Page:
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One of the most unforgettable experiences from our Bhutan trip is witnessing the Thimpu Drubchen and Paro Dromche festival. A visit to this foreign land, and we realize how ignorant we are of the rich culture and traditions that every community preserves so painstakingly.

As we watched the magic of both the festival unfold before us, we were mesmerized by the spiritual fervor of the otherwise mellow Bhutanese locals. Perhaps our prime reason to travel to Bhutan in October, to witness the two most important festivals, was indeed right. These festivals are a colorful melange of the country’s culture.

So now that we are somewhat more culturally aware, we have some idea what these festivals are all about. Thimpu Drubchen festival takes place right before the bigger celebratory event called the Thimpu Tshechu which lasts for three days. Thimpu Drubchen is, on the other hand, just one day of festivity where sacred dances are performed by monks to honor Palden Lhamo – the prime protective deity of the Bhutanese people.

Our newly made friend, Thinley Tshering told us that each of the Drubchen dances had a special religious significance. I found the Cham dance (mask and costume dance by monks) to be most fascinating. The Cham dancers performed the energetic routine with such grace and gusto, I just couldn’t take my eyes off of them. Apparently, the Cham dance is meant to bless the onlookers and ward off evil negativity.

Now I don’t know if being part of the audience brought us any good fortune or not. But I do know that witnessing both the festivals blessed us with so many novel experiences and cherished memories – they have to be the prime highlights of our trip. And it was definitely a good decision to travel to Bhutan during the festival time. Ah, the Bhutanese festivals – what spectacle!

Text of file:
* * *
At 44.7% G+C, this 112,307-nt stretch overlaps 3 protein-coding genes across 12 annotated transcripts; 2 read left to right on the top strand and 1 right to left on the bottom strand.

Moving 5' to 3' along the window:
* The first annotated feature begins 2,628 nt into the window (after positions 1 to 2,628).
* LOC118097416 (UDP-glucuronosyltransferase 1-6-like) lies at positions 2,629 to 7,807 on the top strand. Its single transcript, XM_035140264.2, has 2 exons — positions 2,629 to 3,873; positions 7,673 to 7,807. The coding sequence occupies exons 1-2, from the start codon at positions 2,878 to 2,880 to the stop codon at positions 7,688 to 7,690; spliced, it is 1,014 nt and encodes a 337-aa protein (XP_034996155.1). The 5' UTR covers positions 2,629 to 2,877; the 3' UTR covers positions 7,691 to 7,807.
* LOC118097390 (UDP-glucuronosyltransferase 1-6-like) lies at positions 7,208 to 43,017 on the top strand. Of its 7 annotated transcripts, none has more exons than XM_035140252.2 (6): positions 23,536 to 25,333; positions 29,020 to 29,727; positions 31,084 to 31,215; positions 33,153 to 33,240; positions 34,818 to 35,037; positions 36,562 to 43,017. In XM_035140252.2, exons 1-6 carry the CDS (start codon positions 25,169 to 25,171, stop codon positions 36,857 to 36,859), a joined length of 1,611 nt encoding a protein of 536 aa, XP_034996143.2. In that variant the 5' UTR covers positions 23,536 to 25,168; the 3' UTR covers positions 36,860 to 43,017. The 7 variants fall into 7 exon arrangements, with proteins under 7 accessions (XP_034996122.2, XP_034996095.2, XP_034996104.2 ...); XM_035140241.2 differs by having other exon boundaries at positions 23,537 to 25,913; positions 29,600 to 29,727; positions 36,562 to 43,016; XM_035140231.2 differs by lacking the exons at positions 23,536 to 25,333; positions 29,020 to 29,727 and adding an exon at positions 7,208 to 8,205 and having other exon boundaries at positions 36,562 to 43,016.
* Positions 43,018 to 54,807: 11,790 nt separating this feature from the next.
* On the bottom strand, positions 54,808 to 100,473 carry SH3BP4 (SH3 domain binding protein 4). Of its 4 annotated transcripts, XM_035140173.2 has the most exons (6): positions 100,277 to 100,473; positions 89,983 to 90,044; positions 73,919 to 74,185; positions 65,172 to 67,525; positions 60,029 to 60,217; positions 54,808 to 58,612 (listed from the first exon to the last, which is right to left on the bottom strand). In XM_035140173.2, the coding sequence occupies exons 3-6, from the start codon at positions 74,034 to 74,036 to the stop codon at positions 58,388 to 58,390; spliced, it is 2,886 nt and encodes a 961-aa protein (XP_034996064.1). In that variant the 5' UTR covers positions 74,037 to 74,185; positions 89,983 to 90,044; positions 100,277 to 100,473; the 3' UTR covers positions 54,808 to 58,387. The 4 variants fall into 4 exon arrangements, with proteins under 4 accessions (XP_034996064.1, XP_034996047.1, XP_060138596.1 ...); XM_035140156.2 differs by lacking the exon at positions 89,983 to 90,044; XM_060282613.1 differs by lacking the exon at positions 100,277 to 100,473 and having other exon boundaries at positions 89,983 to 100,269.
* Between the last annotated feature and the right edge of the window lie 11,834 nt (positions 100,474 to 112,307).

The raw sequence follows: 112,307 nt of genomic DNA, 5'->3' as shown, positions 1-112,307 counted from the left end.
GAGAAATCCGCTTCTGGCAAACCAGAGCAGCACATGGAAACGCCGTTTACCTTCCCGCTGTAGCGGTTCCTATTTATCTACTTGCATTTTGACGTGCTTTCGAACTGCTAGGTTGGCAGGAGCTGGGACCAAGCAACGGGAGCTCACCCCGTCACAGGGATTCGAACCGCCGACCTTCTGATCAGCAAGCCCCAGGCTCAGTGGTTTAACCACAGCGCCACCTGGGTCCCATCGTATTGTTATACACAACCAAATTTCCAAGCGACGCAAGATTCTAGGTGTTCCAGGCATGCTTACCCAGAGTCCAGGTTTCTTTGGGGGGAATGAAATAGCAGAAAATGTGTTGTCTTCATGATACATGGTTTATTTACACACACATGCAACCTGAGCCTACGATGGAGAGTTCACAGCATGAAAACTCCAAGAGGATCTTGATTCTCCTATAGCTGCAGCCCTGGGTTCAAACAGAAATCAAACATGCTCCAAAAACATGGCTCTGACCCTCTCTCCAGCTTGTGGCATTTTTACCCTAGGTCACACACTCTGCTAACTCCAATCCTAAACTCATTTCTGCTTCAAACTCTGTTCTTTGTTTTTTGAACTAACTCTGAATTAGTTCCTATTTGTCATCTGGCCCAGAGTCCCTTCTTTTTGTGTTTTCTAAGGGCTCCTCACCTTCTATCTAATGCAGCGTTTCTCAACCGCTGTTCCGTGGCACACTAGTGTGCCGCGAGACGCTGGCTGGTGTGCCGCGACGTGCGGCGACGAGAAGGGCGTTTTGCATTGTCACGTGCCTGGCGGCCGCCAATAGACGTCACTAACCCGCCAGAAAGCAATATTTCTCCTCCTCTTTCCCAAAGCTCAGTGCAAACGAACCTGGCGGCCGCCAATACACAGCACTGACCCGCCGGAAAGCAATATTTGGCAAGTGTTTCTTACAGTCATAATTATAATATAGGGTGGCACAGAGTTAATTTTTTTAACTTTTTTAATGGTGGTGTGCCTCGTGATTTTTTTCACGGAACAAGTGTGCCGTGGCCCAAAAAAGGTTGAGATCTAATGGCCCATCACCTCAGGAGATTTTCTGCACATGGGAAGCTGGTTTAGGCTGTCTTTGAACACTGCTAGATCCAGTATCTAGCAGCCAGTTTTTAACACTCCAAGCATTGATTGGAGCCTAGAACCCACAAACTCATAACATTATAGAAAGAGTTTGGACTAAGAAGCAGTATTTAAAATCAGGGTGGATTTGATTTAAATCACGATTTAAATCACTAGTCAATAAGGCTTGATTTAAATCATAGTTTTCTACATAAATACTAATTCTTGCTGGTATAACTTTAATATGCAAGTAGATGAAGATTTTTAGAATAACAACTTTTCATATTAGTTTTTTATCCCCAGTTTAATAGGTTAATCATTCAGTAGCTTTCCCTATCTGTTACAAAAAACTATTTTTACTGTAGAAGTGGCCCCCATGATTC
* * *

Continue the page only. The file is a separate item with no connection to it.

Pretty excited to make it to the festival – just a pose with our friend Thinley before the spectacle

The entrance of the Dzong had this impressive structure fixed onto the wall

Head of Thimphu gracing the festival – the view from his chamber must be spectacular

The central monk body enjoys the clear view of the entire festival

Cham dancer enticing the crowd and warding off the evil

Local Bhutanese folk dancers performing and dancing

Fun celebrations at the Thimphu Dzong


As the ceremony unfurled, various clowns addressed the crowd, and made them laugh!

Folk artists wearing colorful costumes and playing trumpet

Paro Domche Festival in the Dzong

Minister sitting in his chamber and watching the show

Masked monks performed amidst huge fanfare

Buddhist monks playing the Lawah (long trumpet)

Even in Paro Dromche, masked dancers re-enacted an episode of the war against the Tibet

Harsh striking a pose with the friendly monks just before we made an exit

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